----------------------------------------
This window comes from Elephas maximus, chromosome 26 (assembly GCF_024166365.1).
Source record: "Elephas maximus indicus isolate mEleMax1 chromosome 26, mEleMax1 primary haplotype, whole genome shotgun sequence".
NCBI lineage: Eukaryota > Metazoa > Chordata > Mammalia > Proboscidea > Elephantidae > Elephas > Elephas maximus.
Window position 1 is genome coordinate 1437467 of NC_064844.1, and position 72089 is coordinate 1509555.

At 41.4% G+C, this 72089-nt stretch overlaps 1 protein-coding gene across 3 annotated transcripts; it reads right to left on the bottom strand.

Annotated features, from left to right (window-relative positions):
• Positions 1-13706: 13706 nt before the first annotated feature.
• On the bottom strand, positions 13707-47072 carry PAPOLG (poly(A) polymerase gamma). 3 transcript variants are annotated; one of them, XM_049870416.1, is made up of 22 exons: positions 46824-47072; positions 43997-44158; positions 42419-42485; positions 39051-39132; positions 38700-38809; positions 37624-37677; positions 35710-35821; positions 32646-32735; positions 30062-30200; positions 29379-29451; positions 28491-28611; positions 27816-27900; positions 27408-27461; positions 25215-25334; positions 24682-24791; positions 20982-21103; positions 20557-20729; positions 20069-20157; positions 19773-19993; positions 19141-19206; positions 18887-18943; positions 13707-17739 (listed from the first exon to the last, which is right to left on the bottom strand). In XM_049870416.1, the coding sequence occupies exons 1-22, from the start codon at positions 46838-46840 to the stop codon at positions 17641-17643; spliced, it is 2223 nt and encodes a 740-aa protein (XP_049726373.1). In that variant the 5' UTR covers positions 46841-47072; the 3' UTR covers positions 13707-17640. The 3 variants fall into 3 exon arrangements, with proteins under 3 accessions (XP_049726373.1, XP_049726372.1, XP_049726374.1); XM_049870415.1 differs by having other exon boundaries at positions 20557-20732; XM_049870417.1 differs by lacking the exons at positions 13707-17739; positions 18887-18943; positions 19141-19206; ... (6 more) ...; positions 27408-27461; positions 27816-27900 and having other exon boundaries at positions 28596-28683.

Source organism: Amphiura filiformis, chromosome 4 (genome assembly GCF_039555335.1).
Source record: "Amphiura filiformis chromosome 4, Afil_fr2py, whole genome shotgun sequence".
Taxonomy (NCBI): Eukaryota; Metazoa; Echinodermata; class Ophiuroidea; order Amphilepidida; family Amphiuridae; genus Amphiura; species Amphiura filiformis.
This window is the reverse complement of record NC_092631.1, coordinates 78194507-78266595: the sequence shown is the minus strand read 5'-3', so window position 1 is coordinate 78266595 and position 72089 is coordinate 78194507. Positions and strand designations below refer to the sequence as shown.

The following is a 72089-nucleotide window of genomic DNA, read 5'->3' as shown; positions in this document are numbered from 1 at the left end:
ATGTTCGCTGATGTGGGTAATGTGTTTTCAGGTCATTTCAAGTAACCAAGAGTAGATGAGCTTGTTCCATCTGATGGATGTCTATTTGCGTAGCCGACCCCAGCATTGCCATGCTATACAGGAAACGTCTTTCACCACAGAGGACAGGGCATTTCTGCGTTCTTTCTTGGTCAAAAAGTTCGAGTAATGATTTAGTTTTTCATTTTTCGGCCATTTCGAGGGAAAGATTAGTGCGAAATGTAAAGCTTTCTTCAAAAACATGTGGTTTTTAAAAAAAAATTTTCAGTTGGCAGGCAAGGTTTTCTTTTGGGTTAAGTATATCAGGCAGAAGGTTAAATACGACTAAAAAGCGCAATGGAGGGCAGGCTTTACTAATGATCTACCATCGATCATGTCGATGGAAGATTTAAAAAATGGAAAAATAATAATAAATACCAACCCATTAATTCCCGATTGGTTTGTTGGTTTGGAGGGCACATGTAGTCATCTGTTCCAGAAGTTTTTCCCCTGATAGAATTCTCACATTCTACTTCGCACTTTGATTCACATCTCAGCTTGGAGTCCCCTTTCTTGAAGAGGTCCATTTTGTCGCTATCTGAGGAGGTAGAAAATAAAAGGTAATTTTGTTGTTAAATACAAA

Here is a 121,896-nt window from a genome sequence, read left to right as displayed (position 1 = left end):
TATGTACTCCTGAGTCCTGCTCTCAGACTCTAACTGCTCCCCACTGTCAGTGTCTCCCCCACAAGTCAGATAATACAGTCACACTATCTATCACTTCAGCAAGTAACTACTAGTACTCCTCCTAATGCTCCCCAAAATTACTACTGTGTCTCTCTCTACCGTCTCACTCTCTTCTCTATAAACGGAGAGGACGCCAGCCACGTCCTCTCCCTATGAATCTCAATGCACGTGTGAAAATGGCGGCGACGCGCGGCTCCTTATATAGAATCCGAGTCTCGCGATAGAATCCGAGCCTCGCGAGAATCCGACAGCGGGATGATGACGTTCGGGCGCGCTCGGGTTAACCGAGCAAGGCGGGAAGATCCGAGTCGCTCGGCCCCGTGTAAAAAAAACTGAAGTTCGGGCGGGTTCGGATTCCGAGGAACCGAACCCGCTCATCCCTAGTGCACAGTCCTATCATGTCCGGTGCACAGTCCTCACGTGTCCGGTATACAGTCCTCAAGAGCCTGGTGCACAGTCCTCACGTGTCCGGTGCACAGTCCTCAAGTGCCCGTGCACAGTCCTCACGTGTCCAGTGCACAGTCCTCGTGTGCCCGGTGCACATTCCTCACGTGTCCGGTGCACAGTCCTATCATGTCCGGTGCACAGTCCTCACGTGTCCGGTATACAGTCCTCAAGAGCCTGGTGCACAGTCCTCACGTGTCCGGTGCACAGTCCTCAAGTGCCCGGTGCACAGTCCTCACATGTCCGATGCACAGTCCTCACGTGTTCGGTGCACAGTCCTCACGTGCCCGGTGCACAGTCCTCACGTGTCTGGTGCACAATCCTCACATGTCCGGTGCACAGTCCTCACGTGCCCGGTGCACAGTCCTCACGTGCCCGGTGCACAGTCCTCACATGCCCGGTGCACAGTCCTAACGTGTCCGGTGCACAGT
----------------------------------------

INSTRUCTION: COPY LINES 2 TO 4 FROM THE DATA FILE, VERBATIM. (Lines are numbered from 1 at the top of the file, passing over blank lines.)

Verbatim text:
Source record: "Elephas maximus indicus isolate mEleMax1 chromosome 26, mEleMax1 primary haplotype, whole genome shotgun sequence".
NCBI lineage: Eukaryota > Metazoa > Chordata > Mammalia > Proboscidea > Elephantidae > Elephas > Elephas maximus.
Window position 1 is genome coordinate 1437467 of NC_064844.1, and position 72089 is coordinate 1509555.